In 2019 two major evaluation exercises were carried out of the implementation of CLLD in Poland, one at the national level (commissioned by the Ministry for Agriculture and Rural Development), the other at the regional level (commissioned by the Podlaskie regional authority), both indicating good progress and recommending some changes that would further simplify CLLD delivery.
7. Key achievements so far
At the local level, LAGs and FLAGs are quite successful in supporting projects and reaching targets envisaged in their strategies. They are particularly good at involving the local community in strategy development and providing capacity building and advice to applicants. Many – but not all – have become genuine local development agencies able to integrate different sources of funding and drive forward change.
At the national level, a number of practical innovations have been introduced to facilitate CLLD delivery, such as umbrella projects, SCOs for running costs and for projects, or availability of advance payments for all types of beneficiaries – although there are some differences in the application of these mechanisms between Funds. The special legal form established to facilitate the creation of LAGs as public-private partnerships is generally assessed as a success and is studied with interest by other countries, both within and outside the EU. There is also strong political commitment to CLLD, especially in the EAFRD managing authority and some regional authorities.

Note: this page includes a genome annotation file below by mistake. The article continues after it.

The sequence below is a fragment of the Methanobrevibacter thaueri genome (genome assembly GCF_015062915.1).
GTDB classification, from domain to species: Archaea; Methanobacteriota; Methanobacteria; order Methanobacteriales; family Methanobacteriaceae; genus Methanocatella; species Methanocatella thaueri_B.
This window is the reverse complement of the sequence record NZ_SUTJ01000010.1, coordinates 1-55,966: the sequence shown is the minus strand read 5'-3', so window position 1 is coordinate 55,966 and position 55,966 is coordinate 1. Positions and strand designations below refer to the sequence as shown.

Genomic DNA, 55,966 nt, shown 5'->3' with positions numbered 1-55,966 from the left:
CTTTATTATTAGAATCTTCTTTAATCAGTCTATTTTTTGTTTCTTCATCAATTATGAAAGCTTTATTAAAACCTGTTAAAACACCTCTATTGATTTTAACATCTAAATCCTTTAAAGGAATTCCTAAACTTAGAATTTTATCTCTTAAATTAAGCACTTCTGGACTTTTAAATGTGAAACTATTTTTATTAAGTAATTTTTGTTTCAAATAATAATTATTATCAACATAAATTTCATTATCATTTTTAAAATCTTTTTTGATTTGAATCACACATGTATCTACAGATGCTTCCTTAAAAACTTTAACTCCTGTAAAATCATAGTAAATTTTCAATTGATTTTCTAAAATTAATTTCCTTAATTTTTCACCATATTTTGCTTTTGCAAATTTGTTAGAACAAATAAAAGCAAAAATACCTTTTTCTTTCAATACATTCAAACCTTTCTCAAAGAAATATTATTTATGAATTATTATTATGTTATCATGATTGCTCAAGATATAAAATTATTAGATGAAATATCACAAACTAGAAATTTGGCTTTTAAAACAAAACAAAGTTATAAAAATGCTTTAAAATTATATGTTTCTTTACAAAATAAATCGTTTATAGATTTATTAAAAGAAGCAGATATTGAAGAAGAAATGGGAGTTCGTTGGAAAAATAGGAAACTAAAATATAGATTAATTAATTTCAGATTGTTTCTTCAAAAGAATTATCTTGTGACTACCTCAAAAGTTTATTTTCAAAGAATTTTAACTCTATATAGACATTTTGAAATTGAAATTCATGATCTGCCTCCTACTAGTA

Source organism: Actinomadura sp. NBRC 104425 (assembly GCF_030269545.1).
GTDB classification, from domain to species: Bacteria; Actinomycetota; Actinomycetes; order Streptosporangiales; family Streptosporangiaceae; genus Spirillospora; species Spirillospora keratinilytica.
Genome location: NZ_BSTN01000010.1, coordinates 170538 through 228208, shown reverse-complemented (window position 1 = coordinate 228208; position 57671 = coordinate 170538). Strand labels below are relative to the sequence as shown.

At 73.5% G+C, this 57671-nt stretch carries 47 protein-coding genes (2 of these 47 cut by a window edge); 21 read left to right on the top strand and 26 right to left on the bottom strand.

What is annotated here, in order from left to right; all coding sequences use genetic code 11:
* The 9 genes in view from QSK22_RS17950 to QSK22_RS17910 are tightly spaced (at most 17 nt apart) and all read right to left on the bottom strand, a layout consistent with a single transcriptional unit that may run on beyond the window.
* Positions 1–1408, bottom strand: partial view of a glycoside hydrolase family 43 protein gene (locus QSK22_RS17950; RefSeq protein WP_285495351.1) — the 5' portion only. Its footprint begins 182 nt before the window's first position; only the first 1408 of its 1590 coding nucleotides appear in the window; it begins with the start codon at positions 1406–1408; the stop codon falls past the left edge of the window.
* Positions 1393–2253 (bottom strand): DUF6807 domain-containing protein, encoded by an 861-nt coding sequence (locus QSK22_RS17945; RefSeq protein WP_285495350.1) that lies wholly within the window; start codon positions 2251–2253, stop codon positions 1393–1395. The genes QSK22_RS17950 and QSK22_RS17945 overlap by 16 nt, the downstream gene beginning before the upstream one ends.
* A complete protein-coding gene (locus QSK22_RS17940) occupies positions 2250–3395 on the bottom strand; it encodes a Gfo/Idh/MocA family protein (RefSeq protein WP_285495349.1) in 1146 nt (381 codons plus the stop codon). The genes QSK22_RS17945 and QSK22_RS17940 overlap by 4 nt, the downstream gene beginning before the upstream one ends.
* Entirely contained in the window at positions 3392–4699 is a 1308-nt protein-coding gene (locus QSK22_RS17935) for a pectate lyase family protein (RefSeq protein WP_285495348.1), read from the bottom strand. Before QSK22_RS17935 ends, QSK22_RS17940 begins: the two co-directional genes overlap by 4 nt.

8. Key barriers encountered
In spite of many innovative mechanisms, there are still many barriers and administrative complexities in the Polish delivery system of CLLD. The process of verification and approval of projects and requests for payments can take many months and sometimes goes beyond the eligibility check, thus duplicating the selection at LAG level. Lack of understanding of the CLLD approach by some staff at national and regional level, insufficient harmonisation of rules across the Funds, lack of trust between different delivery actors and excessive fear of audits and controls are preventing CLLD from achieving its full potential.
At the local level, many LAGs and FLAGs are excessively dominated by the public sector (municipalities), and some of them focus more on “ticking the boxes” of all administrative requirements than on achieving real change on the ground. An additional constraint is the low level of education and skills of some of the local beneficiaries.
9. Some national specificities
Polish stakeholders started to prepare for the LEADER/CLLD approach even before Poland’s accession to the EU. In addition, many of the key decision-makers, especially in the Ministry of Agriculture and Rural Development, have expert-level knowledge of both theory and practice of LEADER and CLLD. These factors could explain some of the successes and innovative features of CLLD implementation.
On the other hand, the Polish institutional and legal system is extremely detailed and rigorous, which translates into excessively long and detailed application forms and procedures, and contributes to the delays in decision-making processes and administrative burden on local actors.
Main author: Urszula Budzich-Tabor | Contributor: Joanna Gierulska
Series coordination and editing: Urszula Budzich-Tabor, Stefan Kah, Haris Martinos